We Need New Legs
Craig Skaggs, who contributed this work and the next, is a retired lobbyist and author of "Deceiving Destiny" a biography of his mother growing up in the mountains of West Virginia during the Great Depression and WWII. He is a Viet Nam veteran. Skaggs has been awarded the honor of "Distinguished West Virginian" by that state's governor. He also received the United Nations Environmental Programme award for his work to end production of chemicals that were destroying the ozone layer. In April he and his wife, Pam, moved to Gulf Shores, Alabama.
Just like most “baby boomers,” my favorite movie is "Forest Gump." The success of the hero of this movie, which marked the history of our baby boomer times, was Forest's success in an Alabama fishing village on the Gulf of Mexico: Bayou La Batre. He had come there after a promise to his dying comrade in the Vietnam jungle, Bubba, to work as a shrimper there – the hometown of his deceased friend. A hurricane destroyed all the other shrimp boats, leaving Forest as the only shrimp harvester. His fortune was made.
Well, over the past three years of our RV adventure, Pam and I have visited Bayou La Batre several times, always in hopes of getting some really fresh seafood. But Katrina decimated the fleet and its fishing grounds. It was recovering, though. Even though there are no seafood restaurants in the town, the people were hanging on. Barely.
After leaving Tornado, West Virginia, to see the United States, Pam and I now are Alabama folks. I love that Forest was an Alabama boy.
The big scene in the movie was when Captain Dan, Forest’s legless former Vietnam commander, climbed to the crow’s nest on the boat's mast during the hurricane and challenged God, "Do your worst. Take me. Take me!" Forest and Dan survived, and they thrived because they were the only shrimp boat afloat.
Sometimes, I wonder if the reason Pam and I have ended up down here in Gulf Shores, Alabama, near Bayou La Batre, is because we love the story of Forest Gump and his Vietnam survival. Interestingly, most of the Vietnamese who fled their homeland after the war came to Bayou La Batre.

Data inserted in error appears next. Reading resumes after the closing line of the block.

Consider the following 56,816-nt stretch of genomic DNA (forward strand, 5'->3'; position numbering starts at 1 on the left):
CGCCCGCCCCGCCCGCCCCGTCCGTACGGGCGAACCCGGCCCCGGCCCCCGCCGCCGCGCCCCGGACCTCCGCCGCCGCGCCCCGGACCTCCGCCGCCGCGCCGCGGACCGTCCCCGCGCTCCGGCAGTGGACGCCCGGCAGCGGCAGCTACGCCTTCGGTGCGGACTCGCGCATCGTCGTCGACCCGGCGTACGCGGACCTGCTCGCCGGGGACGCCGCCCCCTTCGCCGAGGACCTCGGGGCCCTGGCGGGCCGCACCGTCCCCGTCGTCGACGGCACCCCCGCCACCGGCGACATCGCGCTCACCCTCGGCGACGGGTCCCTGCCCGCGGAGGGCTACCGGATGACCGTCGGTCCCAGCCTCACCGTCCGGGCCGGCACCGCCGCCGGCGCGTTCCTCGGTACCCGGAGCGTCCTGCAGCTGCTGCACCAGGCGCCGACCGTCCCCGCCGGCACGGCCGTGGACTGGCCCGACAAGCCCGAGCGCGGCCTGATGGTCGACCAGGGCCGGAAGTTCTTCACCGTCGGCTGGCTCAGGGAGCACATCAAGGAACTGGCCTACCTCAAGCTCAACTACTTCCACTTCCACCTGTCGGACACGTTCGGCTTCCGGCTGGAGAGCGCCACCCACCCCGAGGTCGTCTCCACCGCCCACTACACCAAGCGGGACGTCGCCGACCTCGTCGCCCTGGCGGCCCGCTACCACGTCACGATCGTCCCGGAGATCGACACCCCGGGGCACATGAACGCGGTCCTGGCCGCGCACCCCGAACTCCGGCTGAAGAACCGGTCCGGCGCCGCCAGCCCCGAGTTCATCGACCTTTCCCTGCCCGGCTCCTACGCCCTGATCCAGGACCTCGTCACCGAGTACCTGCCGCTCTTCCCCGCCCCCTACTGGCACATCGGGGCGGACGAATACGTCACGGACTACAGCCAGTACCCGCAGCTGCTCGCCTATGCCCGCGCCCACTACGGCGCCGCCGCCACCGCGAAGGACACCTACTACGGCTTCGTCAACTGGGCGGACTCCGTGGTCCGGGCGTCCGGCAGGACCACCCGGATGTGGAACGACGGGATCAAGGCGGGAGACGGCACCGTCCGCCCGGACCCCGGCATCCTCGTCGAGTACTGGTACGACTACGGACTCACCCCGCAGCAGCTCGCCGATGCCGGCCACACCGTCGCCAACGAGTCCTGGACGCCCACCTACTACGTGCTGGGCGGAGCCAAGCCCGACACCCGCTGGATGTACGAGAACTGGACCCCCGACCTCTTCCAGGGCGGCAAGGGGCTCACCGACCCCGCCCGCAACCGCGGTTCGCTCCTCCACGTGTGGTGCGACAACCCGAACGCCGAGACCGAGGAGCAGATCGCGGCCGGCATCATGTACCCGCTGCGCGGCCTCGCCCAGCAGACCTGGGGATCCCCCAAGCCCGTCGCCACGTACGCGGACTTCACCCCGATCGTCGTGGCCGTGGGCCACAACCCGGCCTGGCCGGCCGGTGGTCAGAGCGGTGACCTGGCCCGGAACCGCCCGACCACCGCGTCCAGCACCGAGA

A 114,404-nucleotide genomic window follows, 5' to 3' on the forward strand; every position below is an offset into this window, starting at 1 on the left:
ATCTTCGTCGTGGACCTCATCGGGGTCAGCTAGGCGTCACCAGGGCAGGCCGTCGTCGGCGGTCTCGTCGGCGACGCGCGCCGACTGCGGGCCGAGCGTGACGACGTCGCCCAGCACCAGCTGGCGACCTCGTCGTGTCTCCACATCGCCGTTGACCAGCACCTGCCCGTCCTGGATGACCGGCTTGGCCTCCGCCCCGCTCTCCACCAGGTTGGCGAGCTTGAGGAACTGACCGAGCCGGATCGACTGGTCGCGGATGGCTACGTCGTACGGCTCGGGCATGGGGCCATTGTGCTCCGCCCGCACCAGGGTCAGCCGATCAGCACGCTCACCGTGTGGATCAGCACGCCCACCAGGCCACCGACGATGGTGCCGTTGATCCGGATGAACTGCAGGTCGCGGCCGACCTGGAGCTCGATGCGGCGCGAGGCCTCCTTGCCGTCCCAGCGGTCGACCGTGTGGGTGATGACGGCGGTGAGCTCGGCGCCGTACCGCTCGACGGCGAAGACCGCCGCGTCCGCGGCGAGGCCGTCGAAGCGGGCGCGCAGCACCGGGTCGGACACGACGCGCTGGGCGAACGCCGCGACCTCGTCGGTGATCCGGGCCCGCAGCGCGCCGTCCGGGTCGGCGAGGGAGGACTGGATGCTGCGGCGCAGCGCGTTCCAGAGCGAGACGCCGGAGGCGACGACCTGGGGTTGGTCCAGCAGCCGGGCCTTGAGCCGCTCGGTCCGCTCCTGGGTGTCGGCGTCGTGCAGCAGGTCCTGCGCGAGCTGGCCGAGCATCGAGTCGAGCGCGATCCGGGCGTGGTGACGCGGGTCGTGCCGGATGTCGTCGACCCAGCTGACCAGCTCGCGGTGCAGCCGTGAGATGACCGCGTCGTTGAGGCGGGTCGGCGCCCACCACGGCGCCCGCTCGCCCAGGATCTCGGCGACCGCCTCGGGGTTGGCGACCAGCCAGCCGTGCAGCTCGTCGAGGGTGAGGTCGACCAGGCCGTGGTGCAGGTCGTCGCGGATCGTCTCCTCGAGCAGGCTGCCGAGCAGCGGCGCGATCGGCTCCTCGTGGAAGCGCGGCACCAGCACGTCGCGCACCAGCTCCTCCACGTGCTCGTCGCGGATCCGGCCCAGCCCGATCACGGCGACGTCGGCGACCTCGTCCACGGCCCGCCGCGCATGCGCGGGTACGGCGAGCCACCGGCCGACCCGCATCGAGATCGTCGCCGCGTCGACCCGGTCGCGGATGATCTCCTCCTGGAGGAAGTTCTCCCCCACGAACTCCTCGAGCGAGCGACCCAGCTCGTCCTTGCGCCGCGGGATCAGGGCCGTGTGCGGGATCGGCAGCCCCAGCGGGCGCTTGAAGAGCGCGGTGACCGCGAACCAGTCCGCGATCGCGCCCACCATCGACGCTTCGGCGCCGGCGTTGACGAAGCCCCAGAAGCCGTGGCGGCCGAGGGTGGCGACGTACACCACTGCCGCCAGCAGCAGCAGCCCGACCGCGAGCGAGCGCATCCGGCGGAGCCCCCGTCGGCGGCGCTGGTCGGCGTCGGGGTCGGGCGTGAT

Bayou La Batre is a channel stretching off into the distance from the main road with hundreds of shrimp/'fishing boats -- really big boats-- docked, mostly with Vietnamese names: Nguyen Free, Ka Saan Shrimper. Hundreds of Vietnamese who escaped the 1975 surrender of their country came to Bayou La Batre to ply the only trade they knew: fishing.
So, we destroyed their country. And the Vietnamese immigrants and their families came to Bayou La Batre and survived Katrina and Ivan, barely, and were recovering. Now, our hunger for energy has again shattered the lives of these poor people. We see them every day on local TV down here, heads bowed under the weight of losing their livelihood, fishing, which is all they’ve ever known. The fishing grounds for Bayou La Batre are closed, and the shrimp are dead or dying.
I remember the last TV news broadcast from Viet Nam after the surrender. A TV journalist stood in front of an Exxon station and explained that our need for oil had caused the whole conflict. Ironically, surrounding him were Vietnamese riding their bicycles, in droves.
When, my God, will we ever learn? Now we have destroyed these poor Vietnamese people once more. Our drive for the riches of oil seems to be driving them from the earth.
I remember the best line from the movie. Seeing his Best Man arrive for his wedding, a happy Forest Gump exclaimed: "Captain Dan, you got new legs!"
We need to learn something from this oil crisis in the Gulf. We don’t need all this oil. We need new legs.